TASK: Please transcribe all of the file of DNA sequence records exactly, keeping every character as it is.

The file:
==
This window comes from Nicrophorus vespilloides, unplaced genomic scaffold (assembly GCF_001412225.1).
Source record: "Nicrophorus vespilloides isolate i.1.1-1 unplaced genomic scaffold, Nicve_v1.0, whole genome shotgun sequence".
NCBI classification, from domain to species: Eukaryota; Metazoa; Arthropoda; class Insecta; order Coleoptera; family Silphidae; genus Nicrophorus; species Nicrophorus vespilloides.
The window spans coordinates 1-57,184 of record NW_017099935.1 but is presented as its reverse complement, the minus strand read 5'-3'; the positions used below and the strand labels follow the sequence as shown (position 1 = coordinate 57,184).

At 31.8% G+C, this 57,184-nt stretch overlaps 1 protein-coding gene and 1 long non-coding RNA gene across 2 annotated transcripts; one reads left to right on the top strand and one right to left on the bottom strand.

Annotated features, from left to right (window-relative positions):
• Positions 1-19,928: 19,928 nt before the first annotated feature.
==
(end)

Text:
This window comes from Nicrophorus vespilloides, unplaced genomic scaffold (assembly GCF_001412225.1).
Source record: "Nicrophorus vespilloides isolate i.1.1-1 unplaced genomic scaffold, Nicve_v1.0, whole genome shotgun sequence".
NCBI classification, from domain to species: Eukaryota; Metazoa; Arthropoda; class Insecta; order Coleoptera; family Silphidae; genus Nicrophorus; species Nicrophorus vespilloides.
The window spans coordinates 1-57,184 of record NW_017099935.1 but is presented as its reverse complement, the minus strand read 5'-3'; the positions used below and the strand labels follow the sequence as shown (position 1 = coordinate 57,184).

At 31.8% G+C, this 57,184-nt stretch overlaps 1 protein-coding gene and 1 long non-coding RNA gene across 2 annotated transcripts; one reads left to right on the top strand and one right to left on the bottom strand.

Annotated features, from left to right (window-relative positions):
• Positions 1-19,928: 19,928 nt before the first annotated feature.